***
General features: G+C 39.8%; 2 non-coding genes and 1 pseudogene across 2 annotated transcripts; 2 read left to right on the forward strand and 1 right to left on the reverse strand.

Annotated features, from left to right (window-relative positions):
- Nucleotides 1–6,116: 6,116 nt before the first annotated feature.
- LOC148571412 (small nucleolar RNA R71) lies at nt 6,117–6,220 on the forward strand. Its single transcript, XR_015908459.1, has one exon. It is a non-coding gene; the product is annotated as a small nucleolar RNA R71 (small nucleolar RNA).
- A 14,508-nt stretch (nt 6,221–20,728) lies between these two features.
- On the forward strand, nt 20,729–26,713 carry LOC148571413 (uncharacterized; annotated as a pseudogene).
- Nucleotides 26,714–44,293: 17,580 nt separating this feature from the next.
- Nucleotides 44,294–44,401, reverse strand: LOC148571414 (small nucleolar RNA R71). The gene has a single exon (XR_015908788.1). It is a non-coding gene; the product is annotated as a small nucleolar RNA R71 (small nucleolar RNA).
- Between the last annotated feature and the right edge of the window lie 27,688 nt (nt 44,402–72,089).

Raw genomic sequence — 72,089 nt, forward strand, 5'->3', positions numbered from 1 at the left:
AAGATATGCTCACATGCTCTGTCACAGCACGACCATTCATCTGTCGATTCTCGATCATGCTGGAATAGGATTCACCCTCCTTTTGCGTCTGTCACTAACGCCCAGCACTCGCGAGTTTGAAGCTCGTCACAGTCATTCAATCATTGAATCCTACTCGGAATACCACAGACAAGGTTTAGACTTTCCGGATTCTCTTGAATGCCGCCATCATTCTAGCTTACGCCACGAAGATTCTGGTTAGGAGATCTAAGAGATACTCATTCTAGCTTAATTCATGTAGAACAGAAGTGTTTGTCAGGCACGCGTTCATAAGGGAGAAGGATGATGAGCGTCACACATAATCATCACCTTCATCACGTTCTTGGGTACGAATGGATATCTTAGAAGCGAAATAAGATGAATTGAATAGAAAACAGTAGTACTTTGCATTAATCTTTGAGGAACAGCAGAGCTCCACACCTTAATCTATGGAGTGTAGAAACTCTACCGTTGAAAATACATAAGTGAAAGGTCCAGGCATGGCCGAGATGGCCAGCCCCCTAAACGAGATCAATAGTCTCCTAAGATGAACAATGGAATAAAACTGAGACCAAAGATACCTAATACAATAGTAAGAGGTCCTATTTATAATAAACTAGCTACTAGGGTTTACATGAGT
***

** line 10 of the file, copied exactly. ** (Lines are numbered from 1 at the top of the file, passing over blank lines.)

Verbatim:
Raw genomic sequence — 72,089 nt, forward strand, 5'->3', positions numbered from 1 at the left: